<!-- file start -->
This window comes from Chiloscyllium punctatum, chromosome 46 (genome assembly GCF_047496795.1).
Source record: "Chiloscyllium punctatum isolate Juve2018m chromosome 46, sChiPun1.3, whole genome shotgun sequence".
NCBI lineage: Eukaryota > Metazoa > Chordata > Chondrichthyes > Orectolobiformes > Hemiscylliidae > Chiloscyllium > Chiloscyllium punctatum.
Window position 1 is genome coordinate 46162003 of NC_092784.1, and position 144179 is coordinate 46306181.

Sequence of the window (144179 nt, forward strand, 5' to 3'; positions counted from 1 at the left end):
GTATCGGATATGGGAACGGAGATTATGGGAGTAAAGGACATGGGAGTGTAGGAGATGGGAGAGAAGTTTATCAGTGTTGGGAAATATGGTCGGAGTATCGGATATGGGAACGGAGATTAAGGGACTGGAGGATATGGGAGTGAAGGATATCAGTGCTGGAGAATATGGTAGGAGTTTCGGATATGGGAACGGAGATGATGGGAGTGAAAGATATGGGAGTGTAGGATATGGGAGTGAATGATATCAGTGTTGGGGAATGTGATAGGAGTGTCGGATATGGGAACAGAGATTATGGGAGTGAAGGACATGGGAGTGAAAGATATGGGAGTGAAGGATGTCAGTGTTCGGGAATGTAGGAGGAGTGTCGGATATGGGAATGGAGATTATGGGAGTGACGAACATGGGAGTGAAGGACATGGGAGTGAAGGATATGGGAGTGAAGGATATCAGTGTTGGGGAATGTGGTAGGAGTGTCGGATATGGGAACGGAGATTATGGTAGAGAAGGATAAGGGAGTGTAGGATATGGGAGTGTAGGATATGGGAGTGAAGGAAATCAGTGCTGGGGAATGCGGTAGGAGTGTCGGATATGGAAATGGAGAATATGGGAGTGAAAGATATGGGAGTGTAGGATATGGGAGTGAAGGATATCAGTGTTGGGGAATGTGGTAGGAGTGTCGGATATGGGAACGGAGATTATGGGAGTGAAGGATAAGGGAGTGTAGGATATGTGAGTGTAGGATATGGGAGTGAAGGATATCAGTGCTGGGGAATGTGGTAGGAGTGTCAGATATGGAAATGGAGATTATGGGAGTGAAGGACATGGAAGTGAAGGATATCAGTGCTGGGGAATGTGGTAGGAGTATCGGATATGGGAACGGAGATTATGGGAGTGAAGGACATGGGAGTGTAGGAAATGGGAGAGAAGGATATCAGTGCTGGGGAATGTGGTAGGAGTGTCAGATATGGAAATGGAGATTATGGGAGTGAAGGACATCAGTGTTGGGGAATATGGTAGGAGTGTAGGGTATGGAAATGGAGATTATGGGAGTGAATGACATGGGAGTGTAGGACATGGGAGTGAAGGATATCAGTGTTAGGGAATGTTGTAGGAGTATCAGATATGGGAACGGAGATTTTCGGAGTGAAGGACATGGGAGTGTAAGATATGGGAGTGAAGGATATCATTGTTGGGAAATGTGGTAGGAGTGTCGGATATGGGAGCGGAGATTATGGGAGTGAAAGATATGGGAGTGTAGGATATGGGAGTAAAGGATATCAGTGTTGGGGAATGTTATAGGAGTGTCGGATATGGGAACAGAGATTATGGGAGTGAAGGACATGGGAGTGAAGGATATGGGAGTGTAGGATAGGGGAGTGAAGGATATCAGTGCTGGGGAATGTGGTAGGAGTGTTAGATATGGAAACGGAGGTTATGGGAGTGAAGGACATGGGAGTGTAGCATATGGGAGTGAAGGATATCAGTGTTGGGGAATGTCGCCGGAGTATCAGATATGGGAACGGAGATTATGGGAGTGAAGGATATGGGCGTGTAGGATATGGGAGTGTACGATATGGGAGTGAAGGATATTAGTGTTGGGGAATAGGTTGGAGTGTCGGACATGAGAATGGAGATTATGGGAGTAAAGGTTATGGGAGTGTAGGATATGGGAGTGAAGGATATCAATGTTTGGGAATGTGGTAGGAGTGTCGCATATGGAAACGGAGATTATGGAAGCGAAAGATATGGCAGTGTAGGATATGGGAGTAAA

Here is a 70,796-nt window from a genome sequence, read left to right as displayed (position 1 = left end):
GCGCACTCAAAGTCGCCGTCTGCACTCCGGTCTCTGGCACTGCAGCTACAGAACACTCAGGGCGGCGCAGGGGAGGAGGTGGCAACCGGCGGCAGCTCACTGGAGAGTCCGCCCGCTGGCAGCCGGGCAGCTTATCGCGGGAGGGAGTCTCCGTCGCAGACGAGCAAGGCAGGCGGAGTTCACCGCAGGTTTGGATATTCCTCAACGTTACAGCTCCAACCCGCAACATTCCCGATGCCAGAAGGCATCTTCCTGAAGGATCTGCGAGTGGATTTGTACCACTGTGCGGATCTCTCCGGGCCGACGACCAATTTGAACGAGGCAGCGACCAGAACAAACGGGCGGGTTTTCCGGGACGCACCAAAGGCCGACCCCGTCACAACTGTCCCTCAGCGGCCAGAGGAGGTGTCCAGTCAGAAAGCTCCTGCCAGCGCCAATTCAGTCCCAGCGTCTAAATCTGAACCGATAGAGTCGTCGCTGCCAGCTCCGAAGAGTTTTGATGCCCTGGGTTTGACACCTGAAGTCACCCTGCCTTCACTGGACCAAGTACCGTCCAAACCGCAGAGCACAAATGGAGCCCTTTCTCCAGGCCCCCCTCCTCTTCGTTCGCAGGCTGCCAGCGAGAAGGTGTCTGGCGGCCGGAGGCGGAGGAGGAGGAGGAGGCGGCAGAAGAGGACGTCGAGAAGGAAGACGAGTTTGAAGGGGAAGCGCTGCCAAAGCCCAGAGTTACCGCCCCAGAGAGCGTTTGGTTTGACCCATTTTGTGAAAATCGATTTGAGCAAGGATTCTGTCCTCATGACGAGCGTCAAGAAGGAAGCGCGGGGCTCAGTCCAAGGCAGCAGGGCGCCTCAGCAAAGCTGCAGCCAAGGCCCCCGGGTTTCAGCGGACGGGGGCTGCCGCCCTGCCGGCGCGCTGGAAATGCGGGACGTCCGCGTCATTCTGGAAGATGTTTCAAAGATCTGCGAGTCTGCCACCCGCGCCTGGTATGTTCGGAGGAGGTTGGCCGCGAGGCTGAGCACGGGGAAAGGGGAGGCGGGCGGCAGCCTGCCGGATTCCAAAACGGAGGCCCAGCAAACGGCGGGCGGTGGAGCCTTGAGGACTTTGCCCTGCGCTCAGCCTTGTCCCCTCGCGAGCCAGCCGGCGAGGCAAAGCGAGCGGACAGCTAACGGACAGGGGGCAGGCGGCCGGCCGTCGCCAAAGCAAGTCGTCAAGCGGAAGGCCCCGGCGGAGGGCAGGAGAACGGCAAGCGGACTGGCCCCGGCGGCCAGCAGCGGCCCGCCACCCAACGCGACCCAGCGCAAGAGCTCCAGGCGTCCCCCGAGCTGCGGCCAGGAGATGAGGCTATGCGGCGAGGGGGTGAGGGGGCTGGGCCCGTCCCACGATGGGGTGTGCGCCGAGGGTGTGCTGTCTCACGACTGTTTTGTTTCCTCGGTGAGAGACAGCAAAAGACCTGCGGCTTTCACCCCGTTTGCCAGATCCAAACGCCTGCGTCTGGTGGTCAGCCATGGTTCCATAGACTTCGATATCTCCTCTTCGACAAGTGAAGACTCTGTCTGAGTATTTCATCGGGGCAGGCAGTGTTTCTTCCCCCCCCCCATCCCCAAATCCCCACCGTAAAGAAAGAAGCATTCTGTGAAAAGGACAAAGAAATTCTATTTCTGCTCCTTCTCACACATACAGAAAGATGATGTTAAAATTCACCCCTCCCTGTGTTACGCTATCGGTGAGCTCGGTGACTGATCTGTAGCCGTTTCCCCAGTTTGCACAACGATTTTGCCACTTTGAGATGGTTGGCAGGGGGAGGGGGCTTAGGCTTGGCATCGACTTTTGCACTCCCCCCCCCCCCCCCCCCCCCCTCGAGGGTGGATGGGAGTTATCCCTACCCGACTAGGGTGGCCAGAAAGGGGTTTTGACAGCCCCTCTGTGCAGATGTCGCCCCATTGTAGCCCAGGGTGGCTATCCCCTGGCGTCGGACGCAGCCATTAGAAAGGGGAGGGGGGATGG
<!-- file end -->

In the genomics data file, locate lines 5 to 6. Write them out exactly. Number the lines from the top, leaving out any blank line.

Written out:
Sequence of the window (144179 nt, forward strand, 5' to 3'; positions counted from 1 at the left end):
GTATCGGATATGGGAACGGAGATTATGGGAGTAAAGGACATGGGAGTGTAGGAGATGGGAGAGAAGTTTATCAGTGTTGGGAAATATGGTCGGAGTATCGGATATGGGAACGGAGATTAAGGGACTGGAGGATATGGGAGTGAAGGATATCAGTGCTGGAGAATATGGTAGGAGTTTCGGATATGGGAACGGAGATGATGGGAGTGAAAGATATGGGAGTGTAGGATATGGGAGTGAATGATATCAGTGTTGGGGAATGTGATAGGAGTGTCGGATATGGGAACAGAGATTATGGGAGTGAAGGACATGGGAGTGAAAGATATGGGAGTGAAGGATGTCAGTGTTCGGGAATGTAGGAGGAGTGTCGGATATGGGAATGGAGATTATGGGAGTGACGAACATGGGAGTGAAGGACATGGGAGTGAAGGATATGGGAGTGAAGGATATCAGTGTTGGGGAATGTGGTAGGAGTGTCGGATATGGGAACGGAGATTATGGTAGAGAAGGATAAGGGAGTGTAGGATATGGGAGTGTAGGATATGGGAGTGAAGGAAATCAGTGCTGGGGAATGCGGTAGGAGTGTCGGATATGGAAATGGAGAATATGGGAGTGAAAGATATGGGAGTGTAGGATATGGGAGTGAAGGATATCAGTGTTGGGGAATGTGGTAGGAGTGTCGGATATGGGAACGGAGATTATGGGAGTGAAGGATAAGGGAGTGTAGGATATGTGAGTGTAGGATATGGGAGTGAAGGATATCAGTGCTGGGGAATGTGGTAGGAGTGTCAGATATGGAAATGGAGATTATGGGAGTGAAGGACATGGAAGTGAAGGATATCAGTGCTGGGGAATGTGGTAGGAGTATCGGATATGGGAACGGAGATTATGGGAGTGAAGGACATGGGAGTGTAGGAAATGGGAGAGAAGGATATCAGTGCTGGGGAATGTGGTAGGAGTGTCAGATATGGAAATGGAGATTATGGGAGTGAAGGACATCAGTGTTGGGGAATATGGTAGGAGTGTAGGGTATGGAAATGGAGATTATGGGAGTGAATGACATGGGAGTGTAGGACATGGGAGTGAAGGATATCAGTGTTAGGGAATGTTGTAGGAGTATCAGATATGGGAACGGAGATTTTCGGAGTGAAGGACATGGGAGTGTAAGATATGGGAGTGAAGGATATCATTGTTGGGAAATGTGGTAGGAGTGTCGGATATGGGAGCGGAGATTATGGGAGTGAAAGATATGGGAGTGTAGGATATGGGAGTAAAGGATATCAGTGTTGGGGAATGTTATAGGAGTGTCGGATATGGGAACAGAGATTATGGGAGTGAAGGACATGGGAGTGAAGGATATGGGAGTGTAGGATAGGGGAGTGAAGGATATCAGTGCTGGGGAATGTGGTAGGAGTGTTAGATATGGAAACGGAGGTTATGGGAGTGAAGGACATGGGAGTGTAGCATATGGGAGTGAAGGATATCAGTGTTGGGGAATGTCGCCGGAGTATCAGATATGGGAACGGAGATTATGGGAGTGAAGGATATGGGCGTGTAGGATATGGGAGTGTACGATATGGGAGTGAAGGATATTAGTGTTGGGGAATAGGTTGGAGTGTCGGACATGAGAATGGAGATTATGGGAGTAAAGGTTATGGGAGTGTAGGATATGGGAGTGAAGGATATCAATGTTTGGGAATGTGGTAGGAGTGTCGCATATGGAAACGGAGATTATGGAAGCGAAAGATATGGCAGTGTAGGATATGGGAGTAAA